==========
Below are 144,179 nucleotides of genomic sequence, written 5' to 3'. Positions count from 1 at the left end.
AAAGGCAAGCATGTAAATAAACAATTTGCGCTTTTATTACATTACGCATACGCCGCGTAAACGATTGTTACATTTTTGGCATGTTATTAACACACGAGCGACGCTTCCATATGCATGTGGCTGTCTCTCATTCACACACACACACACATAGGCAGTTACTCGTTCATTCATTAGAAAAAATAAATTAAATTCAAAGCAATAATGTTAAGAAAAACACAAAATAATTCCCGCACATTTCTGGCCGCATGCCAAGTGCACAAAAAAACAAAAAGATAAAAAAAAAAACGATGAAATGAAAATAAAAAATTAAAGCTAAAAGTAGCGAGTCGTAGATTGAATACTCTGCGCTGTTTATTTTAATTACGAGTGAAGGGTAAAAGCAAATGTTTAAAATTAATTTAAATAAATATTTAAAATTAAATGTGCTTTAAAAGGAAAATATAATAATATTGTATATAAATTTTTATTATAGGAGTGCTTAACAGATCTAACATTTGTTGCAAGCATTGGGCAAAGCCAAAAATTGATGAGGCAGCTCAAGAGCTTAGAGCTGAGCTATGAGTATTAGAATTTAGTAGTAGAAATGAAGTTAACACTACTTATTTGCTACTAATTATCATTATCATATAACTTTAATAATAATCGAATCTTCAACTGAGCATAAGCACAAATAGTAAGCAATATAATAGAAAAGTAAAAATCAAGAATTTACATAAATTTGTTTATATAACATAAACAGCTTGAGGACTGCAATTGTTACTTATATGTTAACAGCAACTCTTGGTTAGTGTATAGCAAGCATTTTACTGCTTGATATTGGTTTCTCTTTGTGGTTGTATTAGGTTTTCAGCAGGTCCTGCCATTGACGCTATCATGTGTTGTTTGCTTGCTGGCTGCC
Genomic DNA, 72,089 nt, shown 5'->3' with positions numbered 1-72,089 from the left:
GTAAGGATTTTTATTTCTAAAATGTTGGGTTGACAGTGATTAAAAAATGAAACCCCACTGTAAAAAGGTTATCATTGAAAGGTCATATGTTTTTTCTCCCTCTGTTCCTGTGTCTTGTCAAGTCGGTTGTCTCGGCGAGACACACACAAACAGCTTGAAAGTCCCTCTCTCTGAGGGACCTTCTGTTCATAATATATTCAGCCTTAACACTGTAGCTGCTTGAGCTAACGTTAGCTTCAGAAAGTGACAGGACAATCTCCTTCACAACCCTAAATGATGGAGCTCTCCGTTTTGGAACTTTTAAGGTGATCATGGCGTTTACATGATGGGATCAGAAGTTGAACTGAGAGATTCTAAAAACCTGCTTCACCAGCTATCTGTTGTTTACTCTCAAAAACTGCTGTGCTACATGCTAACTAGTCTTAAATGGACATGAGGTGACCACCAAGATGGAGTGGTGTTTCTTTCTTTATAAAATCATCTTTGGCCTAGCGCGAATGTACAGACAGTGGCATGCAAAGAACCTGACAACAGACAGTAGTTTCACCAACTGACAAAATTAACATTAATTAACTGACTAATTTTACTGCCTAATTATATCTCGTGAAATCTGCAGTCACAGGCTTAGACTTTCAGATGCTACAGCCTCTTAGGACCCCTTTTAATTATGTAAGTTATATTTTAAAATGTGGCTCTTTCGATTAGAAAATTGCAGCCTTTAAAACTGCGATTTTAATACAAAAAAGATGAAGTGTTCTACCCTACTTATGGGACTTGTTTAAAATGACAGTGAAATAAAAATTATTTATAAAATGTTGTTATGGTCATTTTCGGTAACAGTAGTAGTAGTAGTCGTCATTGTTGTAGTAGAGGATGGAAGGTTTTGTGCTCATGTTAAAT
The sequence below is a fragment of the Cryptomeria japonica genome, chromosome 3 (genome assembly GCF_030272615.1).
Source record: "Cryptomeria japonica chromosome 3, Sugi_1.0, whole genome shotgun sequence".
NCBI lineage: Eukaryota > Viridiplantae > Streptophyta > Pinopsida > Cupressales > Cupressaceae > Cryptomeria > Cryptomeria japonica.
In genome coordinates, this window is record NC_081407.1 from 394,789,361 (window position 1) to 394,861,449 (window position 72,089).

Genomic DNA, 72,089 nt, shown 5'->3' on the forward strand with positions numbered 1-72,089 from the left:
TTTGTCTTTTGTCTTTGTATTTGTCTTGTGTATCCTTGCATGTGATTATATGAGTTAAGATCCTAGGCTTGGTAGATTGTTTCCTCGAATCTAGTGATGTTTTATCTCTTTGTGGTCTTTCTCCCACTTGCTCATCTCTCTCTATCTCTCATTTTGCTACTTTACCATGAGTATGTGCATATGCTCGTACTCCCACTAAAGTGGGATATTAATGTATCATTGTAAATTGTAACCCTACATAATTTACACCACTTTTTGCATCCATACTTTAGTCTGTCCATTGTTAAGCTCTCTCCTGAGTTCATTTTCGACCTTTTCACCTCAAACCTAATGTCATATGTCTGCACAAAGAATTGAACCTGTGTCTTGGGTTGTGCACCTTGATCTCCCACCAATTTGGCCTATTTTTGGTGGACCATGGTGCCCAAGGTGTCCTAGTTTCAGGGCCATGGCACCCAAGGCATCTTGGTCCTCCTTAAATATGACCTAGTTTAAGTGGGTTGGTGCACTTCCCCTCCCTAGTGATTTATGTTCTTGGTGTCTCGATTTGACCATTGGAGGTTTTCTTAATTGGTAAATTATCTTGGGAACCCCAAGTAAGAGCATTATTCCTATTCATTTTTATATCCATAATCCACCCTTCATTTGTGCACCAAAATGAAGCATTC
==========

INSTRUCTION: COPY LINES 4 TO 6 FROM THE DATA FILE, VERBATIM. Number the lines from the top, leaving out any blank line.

GTAAGGATTTTTATTTCTAAAATGTTGGGTTGACAGTGATTAAAAAATGAAACCCCACTGTAAAAAGGTTATCATTGAAAGGTCATATGTTTTTTCTCCCTCTGTTCCTGTGTCTTGTCAAGTCGGTTGTCTCGGCGAGACACACACAAACAGCTTGAAAGTCCCTCTCTCTGAGGGACCTTCTGTTCATAATATATTCAGCCTTAACACTGTAGCTGCTTGAGCTAACGTTAGCTTCAGAAAGTGACAGGACAATCTCCTTCACAACCCTAAATGATGGAGCTCTCCGTTTTGGAACTTTTAAGGTGATCATGGCGTTTACATGATGGGATCAGAAGTTGAACTGAGAGATTCTAAAAACCTGCTTCACCAGCTATCTGTTGTTTACTCTCAAAAACTGCTGTGCTACATGCTAACTAGTCTTAAATGGACATGAGGTGACCACCAAGATGGAGTGGTGTTTCTTTCTTTATAAAATCATCTTTGGCCTAGCGCGAATGTACAGACAGTGGCATGCAAAGAACCTGACAACAGACAGTAGTTTCACCAACTGACAAAATTAACATTAATTAACTGACTAATTTTACTGCCTAATTATATCTCGTGAAATCTGCAGTCACAGGCTTAGACTTTCAGATGCTACAGCCTCTTAGGACCCCTTTTAATTATGTAAGTTATATTTTAAAATGTGGCTCTTTCGATTAGAAAATTGCAGCCTTTAAAACTGCGATTTTAATACAAAAAAGATGAAGTGTTCTACCCTACTTATGGGACTTGTTTAAAATGACAGTGAAATAAAAATTATTTATAAAATGTTGTTATGGTCATTTTCGGTAACAGTAGTAGTAGTAGTCGTCATTGTTGTAGTAGAGGATGGAAGGTTTTGTGCTCATGTTAAAT
The sequence below is a fragment of the Cryptomeria japonica genome, chromosome 3 (genome assembly GCF_030272615.1).
Source record: "Cryptomeria japonica chromosome 3, Sugi_1.0, whole genome shotgun sequence".